In the early 1900’s Nicholas Appert discovered how to preserve food by heating it to 212 degrees (F) or higher to kill microorganisms that could cause spoilage. This gave birth to the canning industry as we know it today. As canning became increasingly popular, the more traditional methods began to slip into the background, and some have been nearly forgotten.
You can use boiling water bath or steam canning to preserve high acid foods such as fruits, jams, jellies and pickles. The food is packed into jars, covered with lids, then placed in the canner, brought to 212 degrees (F) and held at that temperature for a certain time, effectively killing all molds and any food-spoiling bacteria that can survive in a high acid environment. A canning reference book, like the Ball Blue Book, will list the correct canning time for each food.
Low acid foods such as meat, beans and vegetables, necessitate the use of a pressure canner. Pressurized heating allows the temperature to reach 240 degrees (F) inside the canner, which safely kills all food-spoiling bacteria that could thrive in low acid foods, including botulism. Although pressure canning is safe for low acid foods, the higher temperature kills beneficial enzymes and nutrients, likely sacrificing the food’s fresh flavor and some of its nutritional value. Despite this drawback, canning is a very dependable way to store food in our unpredictable Texas climate.
In more recent years canning has given way to freezing. Freezing is convenient. It doesn’t kill microorganisms, but the low temperature hinders their growth. It preserves more nutrients than pressure canning. Most vegetables must be blanched before freezing, but fruits require very little preparation. Freezing is not truly sustainable in most climates because it depends upon a source of non-renewable energy, but if you are just beginning to build your food preservation skills, it is a good place to start.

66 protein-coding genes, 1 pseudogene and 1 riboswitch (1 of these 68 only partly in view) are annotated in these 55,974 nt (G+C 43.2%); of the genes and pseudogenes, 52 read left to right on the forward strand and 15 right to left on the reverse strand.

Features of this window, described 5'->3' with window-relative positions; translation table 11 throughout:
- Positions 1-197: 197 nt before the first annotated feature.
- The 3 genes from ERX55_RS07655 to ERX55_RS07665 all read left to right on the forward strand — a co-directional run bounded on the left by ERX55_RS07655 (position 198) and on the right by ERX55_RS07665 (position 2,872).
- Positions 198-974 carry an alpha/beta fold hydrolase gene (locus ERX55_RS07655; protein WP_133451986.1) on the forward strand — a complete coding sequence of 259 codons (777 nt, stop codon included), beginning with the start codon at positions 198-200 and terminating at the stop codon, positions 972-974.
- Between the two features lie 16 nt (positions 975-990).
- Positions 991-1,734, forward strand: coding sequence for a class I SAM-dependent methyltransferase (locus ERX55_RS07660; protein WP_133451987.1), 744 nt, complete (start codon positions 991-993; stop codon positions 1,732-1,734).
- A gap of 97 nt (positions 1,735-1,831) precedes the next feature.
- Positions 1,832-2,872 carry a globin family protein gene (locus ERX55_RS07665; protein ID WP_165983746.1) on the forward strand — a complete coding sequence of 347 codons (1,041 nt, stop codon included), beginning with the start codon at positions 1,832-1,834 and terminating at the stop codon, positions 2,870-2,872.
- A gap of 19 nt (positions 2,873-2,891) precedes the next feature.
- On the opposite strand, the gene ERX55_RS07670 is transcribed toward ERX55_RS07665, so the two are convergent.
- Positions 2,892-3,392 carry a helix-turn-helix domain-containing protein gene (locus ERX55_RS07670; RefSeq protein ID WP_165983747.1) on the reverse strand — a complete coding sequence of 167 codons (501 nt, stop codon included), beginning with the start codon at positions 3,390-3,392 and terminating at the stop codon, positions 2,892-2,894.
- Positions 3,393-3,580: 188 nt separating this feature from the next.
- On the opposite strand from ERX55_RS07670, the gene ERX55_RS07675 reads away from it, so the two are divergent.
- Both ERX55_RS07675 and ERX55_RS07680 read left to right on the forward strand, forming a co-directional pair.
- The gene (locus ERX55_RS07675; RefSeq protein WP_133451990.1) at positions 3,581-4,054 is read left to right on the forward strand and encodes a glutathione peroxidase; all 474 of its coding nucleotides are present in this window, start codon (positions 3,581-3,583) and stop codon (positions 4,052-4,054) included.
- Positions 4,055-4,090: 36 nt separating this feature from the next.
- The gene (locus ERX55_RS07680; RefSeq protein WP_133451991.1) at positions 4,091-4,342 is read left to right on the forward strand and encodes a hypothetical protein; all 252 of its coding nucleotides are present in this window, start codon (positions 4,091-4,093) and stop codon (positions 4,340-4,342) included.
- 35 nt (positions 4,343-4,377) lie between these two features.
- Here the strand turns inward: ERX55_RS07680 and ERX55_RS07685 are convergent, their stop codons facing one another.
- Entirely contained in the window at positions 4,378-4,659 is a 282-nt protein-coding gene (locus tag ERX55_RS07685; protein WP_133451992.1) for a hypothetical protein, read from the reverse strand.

In conclusion, we have briefly touched upon natural storage, dehydration, fermentation, canning and freezing, but we have by no means exhausted all the ways you can preserve food. Aside from natural storage, each preservation method that we have discussed changes the food’s natural state by either removing moisture, heating, freezing or acidifying it. As you experiment with different approaches, you will find the one you and your family prefer for each crop. When you are first beginning to put up your excess harvest, one of the best ways to learn is to work with someone who has experience preserving food; or, take a class. As you gain experience, many books are available which give guidelines on food preparation, canning times and temperatures, blanching and dehydrating times and salt and acid amounts. Growing food and preserving the excess are big steps toward sustainability.
This article is an excerpt from Spring 2012 issue of the SustainLife Journal.